The U.S. Defense Department is requesting $111.2 million from Congress to develop the so-called Next Generation Squad Weapons (NGSW) to replace the M4A1 Carbine, M16 and M249 Squad Automatic Weapon (SAW) by the end of 2023.
The budget request, made public on Monday, February 10, asks more than double last year’s funding for the NGSW program and includes $35.8 million for procurement.
One aim of the NGSW is to give U.S. Army infantry greater effective range by replacing the squad’s 5.56 mm NATO-chambered weapons with rifles that fire a new and unique 6.8 mm round.
The Army in August 2019 selected Textron Systems, General Dynamics and Sig Sauer to develop prototypes for the new line of weapons.
The Defense Department intends the funds to complete prototyping for the new rifle, automatic rifle (AR) and ammunition and will select one of the three versions by the end of 2021.
“The new more lethal carbine and Squad Automatic Weapon (SAW) provides Brigade Combat Teams with additional capability when engaging an adversaries [sic] ground forces,” the request reads.
The M249 SAW was introduced in 1984 to give infantry squads a belt-fed weapon with a high rate of fire. The U.S. Marine Corps has already begun replacing the M249 with the new M27, a variant of Heckler and Koch’s HK 416. The Army has said it has no plans to adopt the M27.
The overhaul comes amidst a strategic shift from two decades of fighting insurgencies in the Middle East towards preparation to counter the evolving capabilities of Russia and China.
General Dynamics has offered a rifle and Automatic Rifle (AR) prototype, both in bullpup style, to replace the M249.
The bullpup design, which features a magazine and bolt assembly behind the trigger, allows the General Dynamics rifle to be shorter overall than the M4 while still having a significantly longer barrel – 20 inches over the M4’s 14.5 inches. The U.S. Army has rejected bullpup style rifles in the past, though France, Britain, Israel and other countries have relied on the design.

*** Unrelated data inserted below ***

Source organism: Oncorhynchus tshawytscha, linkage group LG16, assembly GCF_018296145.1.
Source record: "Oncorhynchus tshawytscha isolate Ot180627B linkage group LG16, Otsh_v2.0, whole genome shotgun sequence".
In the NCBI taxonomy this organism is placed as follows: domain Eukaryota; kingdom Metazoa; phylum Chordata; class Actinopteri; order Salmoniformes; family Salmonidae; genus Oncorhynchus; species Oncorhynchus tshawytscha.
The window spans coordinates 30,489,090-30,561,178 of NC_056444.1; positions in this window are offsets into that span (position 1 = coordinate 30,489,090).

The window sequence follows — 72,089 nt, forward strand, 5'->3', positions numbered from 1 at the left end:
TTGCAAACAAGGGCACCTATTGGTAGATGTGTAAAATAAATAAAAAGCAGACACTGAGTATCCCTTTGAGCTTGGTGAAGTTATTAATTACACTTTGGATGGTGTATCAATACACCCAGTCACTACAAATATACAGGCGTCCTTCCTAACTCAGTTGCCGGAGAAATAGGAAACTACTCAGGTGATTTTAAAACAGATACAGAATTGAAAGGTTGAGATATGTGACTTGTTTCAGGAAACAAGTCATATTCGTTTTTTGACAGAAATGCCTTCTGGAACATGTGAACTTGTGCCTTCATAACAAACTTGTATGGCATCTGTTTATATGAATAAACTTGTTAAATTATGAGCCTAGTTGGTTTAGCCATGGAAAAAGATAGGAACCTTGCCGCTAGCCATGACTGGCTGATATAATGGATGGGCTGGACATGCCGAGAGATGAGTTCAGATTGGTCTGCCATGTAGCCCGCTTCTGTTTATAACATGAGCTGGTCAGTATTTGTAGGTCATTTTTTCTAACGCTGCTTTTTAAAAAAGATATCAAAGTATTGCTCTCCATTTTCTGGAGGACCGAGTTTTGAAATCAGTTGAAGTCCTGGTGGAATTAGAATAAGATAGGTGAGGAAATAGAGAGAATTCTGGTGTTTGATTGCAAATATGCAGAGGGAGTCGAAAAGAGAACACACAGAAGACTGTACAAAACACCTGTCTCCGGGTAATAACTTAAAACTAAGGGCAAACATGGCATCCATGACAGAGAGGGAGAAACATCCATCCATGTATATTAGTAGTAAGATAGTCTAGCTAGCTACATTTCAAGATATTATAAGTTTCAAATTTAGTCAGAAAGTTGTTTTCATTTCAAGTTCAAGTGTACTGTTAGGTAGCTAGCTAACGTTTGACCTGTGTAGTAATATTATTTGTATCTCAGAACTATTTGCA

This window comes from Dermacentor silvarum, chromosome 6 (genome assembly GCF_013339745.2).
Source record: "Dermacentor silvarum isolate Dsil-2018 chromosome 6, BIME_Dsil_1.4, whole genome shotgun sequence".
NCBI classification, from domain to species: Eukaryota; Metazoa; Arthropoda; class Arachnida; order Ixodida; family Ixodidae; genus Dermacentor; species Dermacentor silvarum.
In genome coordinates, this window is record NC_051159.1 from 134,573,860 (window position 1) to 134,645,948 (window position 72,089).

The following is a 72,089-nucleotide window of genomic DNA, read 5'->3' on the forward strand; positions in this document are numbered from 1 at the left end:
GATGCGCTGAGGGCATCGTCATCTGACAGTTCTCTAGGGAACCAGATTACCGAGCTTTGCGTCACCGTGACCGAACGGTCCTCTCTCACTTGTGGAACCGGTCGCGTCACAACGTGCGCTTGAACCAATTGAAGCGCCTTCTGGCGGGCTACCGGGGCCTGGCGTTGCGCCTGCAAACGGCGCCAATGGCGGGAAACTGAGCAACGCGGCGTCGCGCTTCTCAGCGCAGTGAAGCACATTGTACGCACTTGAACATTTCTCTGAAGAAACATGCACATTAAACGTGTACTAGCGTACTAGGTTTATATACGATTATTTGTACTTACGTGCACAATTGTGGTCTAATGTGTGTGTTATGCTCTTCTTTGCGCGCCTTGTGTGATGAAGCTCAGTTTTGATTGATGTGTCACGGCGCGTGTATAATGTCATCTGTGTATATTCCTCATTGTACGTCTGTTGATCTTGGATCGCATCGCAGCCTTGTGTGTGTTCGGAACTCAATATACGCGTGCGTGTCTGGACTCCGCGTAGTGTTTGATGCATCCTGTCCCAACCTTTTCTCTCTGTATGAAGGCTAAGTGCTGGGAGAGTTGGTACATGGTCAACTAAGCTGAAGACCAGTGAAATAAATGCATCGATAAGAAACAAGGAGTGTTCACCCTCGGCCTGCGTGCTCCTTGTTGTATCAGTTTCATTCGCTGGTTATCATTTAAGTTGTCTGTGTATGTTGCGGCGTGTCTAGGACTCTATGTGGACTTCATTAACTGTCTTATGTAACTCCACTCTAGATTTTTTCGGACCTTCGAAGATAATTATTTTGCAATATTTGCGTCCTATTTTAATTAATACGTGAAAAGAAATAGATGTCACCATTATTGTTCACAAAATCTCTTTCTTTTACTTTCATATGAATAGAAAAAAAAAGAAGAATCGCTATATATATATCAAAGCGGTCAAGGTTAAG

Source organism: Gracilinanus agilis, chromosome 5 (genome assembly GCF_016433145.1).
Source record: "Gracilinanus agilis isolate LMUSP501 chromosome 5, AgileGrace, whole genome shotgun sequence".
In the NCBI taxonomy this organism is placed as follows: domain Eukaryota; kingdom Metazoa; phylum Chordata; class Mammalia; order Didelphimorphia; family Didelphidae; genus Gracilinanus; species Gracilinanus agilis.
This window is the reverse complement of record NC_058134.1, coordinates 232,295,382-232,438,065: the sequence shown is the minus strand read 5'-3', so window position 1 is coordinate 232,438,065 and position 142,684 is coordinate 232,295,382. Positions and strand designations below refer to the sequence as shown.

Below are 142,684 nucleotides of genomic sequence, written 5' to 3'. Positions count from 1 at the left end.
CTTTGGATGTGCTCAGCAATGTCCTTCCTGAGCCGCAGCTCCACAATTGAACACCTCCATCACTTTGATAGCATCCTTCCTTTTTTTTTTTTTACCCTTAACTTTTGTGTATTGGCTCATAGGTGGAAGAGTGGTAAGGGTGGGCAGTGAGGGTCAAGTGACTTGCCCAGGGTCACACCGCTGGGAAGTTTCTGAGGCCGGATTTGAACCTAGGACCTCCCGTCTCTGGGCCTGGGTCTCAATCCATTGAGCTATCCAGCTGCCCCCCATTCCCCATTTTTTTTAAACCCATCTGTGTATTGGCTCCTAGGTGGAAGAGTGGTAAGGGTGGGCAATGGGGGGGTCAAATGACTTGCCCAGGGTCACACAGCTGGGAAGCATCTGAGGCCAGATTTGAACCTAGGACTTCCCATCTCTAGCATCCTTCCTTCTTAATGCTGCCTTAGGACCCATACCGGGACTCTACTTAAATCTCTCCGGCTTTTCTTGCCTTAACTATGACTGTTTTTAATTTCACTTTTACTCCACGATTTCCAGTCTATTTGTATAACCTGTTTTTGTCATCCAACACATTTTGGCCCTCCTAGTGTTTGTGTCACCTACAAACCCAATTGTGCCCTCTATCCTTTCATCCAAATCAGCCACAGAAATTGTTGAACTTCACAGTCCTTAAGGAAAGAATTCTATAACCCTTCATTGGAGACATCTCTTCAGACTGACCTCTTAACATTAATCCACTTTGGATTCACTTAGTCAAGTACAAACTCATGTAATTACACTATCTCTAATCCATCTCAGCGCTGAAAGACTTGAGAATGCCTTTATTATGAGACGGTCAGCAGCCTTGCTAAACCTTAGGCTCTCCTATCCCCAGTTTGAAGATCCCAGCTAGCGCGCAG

The General Dynamics AR is shorter than the M249 SAW. The rifle reportedly weighs under 10 pounds, and the AR under 11 pounds, as per NGSW requirements. Both are fed by a magazine and use 6.8 mm plastic-shelled rounds developed in partnership with True Velocity.
Textron’s belt-fed AR prototype and magazine-fed rifle also take composite shell casings instead of traditional brass, significantly reducing weight.
Sig Sauer’s prototypes most closely resemble the M16 and M4 platform. The AR prototype, dubbed the M68, weighs in at less than 12 pounds and fires 600 rounds per minute from a 16-inch reciprocating barrel, offering lower rate of fire but greater accuracy than the M249, Task and Purpose has reported.
Sig Sauer also won the U.S. Army’s contract to replace the Beretta 92 pistol in 2017.
The NGSW will be compatible with the Next Generation Fire Control system which is currently under development to include a laser range finder, ballistics calculator and environmental sensors to increase the shooter’s chance of hitting the target on first shot.
The M16 and M4A1 are based on the Armalite AR-15 platform adapted for the U.S. military in 1964.
A previous version of this story said the U.S. Army requested $112.2 million. The correct figure is $111.2 million.